But testes are not simply protective. Klein found that giving the neutered females the female sex hormones oestrogen and progesterone actually protected them from disease.

For females, infections appear to throw these cycling sex hormones out of whack. They elongate the oestrus cycle in non-neutered female mice — stretching the part of the cycle associated with the lowest amounts of oestrogen from 4-5 days to 8-9 days.

Researchers have long known that immunological cells have receptors for sex hormones, and that autoimmune disease strikes women more frequently than men. Nevertheless, Klein says that her work should have implications for current public-health practices.

Women, who are often less likely than men to get vaccinated against flu, should be encouraged to do so, she says. And researchers may want to examine whether hormone-replacement therapies and contraceptive drugs have unintended — possibly positive — effects on some types of infectious disease.

But most importantly, Klein says, medical studies should take sex differences into account. Many epidemiological studies do not break down results by sex, a practice that she has found can obscure crucial trends2. And clinical trials have traditionally worked around the female oestrus cycle, because it can interfere with results.

To Zuk, Klein has provided a voice of reason here. “Why is it viewed as interference when you have interaction with the endocrine system or some other aspect of the reproductive system?” she asks.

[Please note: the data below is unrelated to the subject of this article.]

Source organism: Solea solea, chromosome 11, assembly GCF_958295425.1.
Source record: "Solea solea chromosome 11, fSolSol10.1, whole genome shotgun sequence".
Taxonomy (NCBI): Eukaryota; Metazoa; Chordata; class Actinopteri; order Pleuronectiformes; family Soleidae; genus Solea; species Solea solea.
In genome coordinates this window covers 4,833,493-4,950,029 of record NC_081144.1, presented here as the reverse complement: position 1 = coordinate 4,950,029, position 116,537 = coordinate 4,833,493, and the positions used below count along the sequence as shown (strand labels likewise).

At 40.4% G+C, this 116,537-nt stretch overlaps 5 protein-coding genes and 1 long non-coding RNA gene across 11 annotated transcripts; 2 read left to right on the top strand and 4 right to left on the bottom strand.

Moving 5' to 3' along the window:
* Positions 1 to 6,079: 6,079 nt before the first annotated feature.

“The age-old answer we get is that funding is tight and if we’re going to compare sexes, we’ll have to double the groups,” says Klein. But on the basis of her work, she says, “I don’t know that that’s actually true”.

Source Nature

 

The Hidden “Cancer-Trigger” You Probably Swallow Every Day.


It’s estimated that half of all hospital beds in the world are occupied by people who have become sick from drinking contaminated water. In fact, over 1 billion people (or about one-sixth of the world’s population) do not have access to safe drinking water, and millions in developing countries die each year from water-related diseases.1

In third-world countries, sunlight exposure is often used to help make water safer, but this natural disinfection process can take anywhere from six to 48 hours (depending on cloud cover and so on).

Now researchers from the Johns Hopkins Bloomberg School of Public Health and the Johns Hopkins School of Medicine have found a simple twist to make this disinfection method even more powerful, not to mention much faster …

Lime Juice and Sunlight Can Help Make Water Safer

When researchers added lime juice or lime slurry to water that had been contaminated with various types of bacteria and viruses, then exposed it to sunlight, levels of both E. coli and MS2 bacteriophage virus were significantly lower than when compared to solar disinfection alone.2 Kellogg Schwab, PhD, MS, senior author of the study, said:3

“The preliminary results of this study show solar disinfection of water combined with citrus could be effective at greatly reducing E. coli levels in just 30 minutes, a treatment time on par with boiling and other household water treatment methods. In addition, the 30 milliliters of juice per 2 liters of water amounts to about one-half Persian lime per bottle, a quantity that will likely not be prohibitively expensive or create an unpleasant flavor.”